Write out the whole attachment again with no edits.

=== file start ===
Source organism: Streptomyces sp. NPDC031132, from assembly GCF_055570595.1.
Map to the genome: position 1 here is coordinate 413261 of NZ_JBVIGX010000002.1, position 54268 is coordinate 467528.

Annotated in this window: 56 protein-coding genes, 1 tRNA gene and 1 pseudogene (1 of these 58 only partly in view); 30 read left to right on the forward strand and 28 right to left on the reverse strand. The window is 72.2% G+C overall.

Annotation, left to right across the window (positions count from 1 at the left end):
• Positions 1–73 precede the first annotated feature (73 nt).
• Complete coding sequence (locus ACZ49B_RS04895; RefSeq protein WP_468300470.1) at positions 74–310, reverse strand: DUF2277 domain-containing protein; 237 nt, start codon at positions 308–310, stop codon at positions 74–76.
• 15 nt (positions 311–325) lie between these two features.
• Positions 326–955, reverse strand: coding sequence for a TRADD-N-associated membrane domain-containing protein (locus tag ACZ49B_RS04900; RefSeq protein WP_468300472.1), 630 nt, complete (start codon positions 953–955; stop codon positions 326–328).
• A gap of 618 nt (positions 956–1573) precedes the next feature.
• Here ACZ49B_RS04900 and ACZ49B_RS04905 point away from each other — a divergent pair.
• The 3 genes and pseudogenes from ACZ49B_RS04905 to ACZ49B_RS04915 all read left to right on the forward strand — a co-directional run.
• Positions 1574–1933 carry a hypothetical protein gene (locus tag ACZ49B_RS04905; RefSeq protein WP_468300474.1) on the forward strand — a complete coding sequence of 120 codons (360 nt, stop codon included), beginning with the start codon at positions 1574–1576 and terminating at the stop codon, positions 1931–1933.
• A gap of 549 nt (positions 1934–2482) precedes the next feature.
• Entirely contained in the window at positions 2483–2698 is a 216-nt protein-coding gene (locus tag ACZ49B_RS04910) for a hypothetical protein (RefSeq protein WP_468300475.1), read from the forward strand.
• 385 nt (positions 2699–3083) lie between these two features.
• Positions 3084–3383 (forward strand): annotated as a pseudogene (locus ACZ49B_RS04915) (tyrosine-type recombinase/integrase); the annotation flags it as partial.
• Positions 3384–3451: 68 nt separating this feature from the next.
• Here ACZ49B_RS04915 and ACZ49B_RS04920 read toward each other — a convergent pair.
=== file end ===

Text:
Source organism: Streptomyces sp. NPDC031132, from assembly GCF_055570595.1.
Map to the genome: position 1 here is coordinate 413261 of NZ_JBVIGX010000002.1, position 54268 is coordinate 467528.

Annotated in this window: 56 protein-coding genes, 1 tRNA gene and 1 pseudogene (1 of these 58 only partly in view); 30 read left to right on the forward strand and 28 right to left on the reverse strand. The window is 72.2% G+C overall.

Annotation, left to right across the window (positions count from 1 at the left end):
• Positions 1–73 precede the first annotated feature (73 nt).
• Complete coding sequence (locus ACZ49B_RS04895; RefSeq protein WP_468300470.1) at positions 74–310, reverse strand: DUF2277 domain-containing protein; 237 nt, start codon at positions 308–310, stop codon at positions 74–76.
• 15 nt (positions 311–325) lie between these two features.
• Positions 326–955, reverse strand: coding sequence for a TRADD-N-associated membrane domain-containing protein (locus tag ACZ49B_RS04900; RefSeq protein WP_468300472.1), 630 nt, complete (start codon positions 953–955; stop codon positions 326–328).
• A gap of 618 nt (positions 956–1573) precedes the next feature.
• Here ACZ49B_RS04900 and ACZ49B_RS04905 point away from each other — a divergent pair.
• The 3 genes and pseudogenes from ACZ49B_RS04905 to ACZ49B_RS04915 all read left to right on the forward strand — a co-directional run.
• Positions 1574–1933 carry a hypothetical protein gene (locus tag ACZ49B_RS04905; RefSeq protein WP_468300474.1) on the forward strand — a complete coding sequence of 120 codons (360 nt, stop codon included), beginning with the start codon at positions 1574–1576 and terminating at the stop codon, positions 1931–1933.
• A gap of 549 nt (positions 1934–2482) precedes the next feature.
• Entirely contained in the window at positions 2483–2698 is a 216-nt protein-coding gene (locus tag ACZ49B_RS04910) for a hypothetical protein (RefSeq protein WP_468300475.1), read from the forward strand.
• 385 nt (positions 2699–3083) lie between these two features.
• Positions 3084–3383 (forward strand): annotated as a pseudogene (locus ACZ49B_RS04915) (tyrosine-type recombinase/integrase); the annotation flags it as partial.
• Positions 3384–3451: 68 nt separating this feature from the next.
• Here ACZ49B_RS04915 and ACZ49B_RS04920 read toward each other — a convergent pair.